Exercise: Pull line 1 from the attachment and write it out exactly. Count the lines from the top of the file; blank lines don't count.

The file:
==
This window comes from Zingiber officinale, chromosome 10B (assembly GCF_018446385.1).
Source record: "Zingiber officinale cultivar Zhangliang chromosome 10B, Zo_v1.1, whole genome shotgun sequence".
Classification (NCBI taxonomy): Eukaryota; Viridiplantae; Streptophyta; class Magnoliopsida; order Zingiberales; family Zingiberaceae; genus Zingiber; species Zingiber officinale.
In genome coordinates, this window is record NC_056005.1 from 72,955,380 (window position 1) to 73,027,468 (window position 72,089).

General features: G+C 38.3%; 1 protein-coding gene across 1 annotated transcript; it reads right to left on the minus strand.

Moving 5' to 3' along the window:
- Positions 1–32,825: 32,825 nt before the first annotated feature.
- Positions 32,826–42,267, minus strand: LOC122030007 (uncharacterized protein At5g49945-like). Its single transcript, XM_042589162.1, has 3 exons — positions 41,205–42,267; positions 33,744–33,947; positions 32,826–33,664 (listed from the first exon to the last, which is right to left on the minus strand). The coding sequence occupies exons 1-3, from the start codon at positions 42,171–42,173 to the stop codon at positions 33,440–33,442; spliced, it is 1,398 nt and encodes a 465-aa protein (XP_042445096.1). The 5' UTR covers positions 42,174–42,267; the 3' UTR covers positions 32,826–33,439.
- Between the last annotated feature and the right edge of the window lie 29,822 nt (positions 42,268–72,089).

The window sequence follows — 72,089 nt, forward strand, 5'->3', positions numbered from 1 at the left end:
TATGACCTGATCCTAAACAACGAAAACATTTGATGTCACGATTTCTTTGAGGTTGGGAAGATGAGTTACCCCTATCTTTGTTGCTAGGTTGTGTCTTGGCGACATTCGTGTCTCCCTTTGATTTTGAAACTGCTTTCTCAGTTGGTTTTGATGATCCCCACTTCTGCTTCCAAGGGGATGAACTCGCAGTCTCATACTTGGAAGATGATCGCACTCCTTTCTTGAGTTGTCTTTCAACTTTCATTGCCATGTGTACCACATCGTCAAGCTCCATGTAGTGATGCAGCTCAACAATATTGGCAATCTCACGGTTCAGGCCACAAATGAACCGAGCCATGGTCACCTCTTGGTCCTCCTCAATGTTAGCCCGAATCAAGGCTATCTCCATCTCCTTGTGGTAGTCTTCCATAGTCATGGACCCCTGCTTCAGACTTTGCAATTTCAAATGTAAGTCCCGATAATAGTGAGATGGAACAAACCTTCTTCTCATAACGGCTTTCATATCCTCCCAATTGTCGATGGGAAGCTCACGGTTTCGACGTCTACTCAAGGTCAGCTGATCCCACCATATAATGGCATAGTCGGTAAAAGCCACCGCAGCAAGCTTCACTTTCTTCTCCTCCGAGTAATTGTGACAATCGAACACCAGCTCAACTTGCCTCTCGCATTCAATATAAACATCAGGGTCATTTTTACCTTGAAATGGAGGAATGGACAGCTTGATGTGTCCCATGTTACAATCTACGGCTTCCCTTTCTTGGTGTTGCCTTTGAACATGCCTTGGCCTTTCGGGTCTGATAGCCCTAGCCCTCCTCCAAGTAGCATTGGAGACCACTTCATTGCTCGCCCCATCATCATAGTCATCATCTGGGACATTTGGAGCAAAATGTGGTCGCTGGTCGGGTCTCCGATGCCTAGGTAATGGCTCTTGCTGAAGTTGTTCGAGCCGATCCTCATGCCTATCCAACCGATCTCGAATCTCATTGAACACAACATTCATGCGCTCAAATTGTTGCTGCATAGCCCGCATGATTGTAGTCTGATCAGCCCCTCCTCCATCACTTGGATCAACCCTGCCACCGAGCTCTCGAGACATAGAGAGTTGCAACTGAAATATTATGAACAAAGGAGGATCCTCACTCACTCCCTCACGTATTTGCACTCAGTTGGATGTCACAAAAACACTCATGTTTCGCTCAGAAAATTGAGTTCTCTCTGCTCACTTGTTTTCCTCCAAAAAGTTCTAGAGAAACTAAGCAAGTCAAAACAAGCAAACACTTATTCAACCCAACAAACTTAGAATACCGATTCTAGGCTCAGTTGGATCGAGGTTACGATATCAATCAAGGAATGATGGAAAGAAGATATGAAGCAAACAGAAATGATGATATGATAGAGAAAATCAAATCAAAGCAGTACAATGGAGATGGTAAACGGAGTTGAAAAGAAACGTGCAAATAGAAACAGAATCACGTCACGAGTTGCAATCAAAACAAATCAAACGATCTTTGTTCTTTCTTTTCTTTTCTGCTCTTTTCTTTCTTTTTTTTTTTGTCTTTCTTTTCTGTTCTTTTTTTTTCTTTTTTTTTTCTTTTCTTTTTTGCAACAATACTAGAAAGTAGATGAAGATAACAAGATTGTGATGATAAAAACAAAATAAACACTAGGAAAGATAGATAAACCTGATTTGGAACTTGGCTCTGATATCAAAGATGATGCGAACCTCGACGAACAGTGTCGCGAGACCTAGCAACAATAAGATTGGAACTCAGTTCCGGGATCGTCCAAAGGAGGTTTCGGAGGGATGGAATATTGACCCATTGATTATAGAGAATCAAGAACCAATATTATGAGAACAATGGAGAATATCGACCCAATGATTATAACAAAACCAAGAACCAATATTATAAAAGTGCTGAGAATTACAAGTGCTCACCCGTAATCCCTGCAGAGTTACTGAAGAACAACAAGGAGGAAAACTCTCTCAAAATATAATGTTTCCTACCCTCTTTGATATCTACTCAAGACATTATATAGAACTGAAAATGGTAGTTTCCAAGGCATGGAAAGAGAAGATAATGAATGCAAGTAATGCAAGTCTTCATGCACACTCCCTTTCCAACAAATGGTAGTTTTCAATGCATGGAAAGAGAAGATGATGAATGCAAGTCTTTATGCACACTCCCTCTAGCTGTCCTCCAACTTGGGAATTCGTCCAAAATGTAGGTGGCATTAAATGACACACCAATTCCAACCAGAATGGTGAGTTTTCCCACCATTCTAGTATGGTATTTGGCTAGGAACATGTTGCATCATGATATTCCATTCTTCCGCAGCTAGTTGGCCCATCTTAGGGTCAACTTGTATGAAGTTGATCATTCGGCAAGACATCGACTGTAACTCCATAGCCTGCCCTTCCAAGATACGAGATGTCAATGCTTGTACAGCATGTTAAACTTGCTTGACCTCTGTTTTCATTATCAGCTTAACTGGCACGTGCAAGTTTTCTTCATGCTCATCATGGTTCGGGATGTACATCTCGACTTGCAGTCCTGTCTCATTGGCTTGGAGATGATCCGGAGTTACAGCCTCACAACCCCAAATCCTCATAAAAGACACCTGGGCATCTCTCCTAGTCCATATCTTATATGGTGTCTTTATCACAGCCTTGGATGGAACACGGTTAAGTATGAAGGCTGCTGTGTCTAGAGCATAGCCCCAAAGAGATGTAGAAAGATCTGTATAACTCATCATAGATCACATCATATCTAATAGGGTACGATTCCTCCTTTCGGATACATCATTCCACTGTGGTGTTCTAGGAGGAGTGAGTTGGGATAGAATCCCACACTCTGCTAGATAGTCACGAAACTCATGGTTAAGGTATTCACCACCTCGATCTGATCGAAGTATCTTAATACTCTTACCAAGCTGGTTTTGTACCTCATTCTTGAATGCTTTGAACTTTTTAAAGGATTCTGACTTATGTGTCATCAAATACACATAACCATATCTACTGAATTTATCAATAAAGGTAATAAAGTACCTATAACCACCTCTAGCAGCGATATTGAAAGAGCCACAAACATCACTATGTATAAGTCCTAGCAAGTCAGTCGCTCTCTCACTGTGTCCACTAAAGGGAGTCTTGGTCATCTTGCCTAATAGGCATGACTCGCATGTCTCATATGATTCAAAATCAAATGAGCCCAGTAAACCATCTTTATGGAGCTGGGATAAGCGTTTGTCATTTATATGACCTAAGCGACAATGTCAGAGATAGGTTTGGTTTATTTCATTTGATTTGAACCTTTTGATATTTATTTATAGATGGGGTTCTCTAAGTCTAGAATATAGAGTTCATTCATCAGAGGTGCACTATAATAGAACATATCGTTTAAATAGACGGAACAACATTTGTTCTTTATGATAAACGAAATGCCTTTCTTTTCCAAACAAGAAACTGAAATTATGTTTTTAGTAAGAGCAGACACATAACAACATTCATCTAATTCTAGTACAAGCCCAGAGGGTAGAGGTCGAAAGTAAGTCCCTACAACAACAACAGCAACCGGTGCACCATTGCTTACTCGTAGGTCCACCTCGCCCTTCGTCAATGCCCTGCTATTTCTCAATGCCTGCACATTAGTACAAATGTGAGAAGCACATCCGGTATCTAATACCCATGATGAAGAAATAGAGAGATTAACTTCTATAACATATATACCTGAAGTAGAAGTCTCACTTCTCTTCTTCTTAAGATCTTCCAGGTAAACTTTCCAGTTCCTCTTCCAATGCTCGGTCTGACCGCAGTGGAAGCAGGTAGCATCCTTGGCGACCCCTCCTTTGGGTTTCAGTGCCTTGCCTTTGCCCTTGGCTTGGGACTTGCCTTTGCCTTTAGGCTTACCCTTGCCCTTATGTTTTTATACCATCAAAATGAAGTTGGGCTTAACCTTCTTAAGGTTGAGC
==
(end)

This window comes from Zingiber officinale, chromosome 10B (assembly GCF_018446385.1).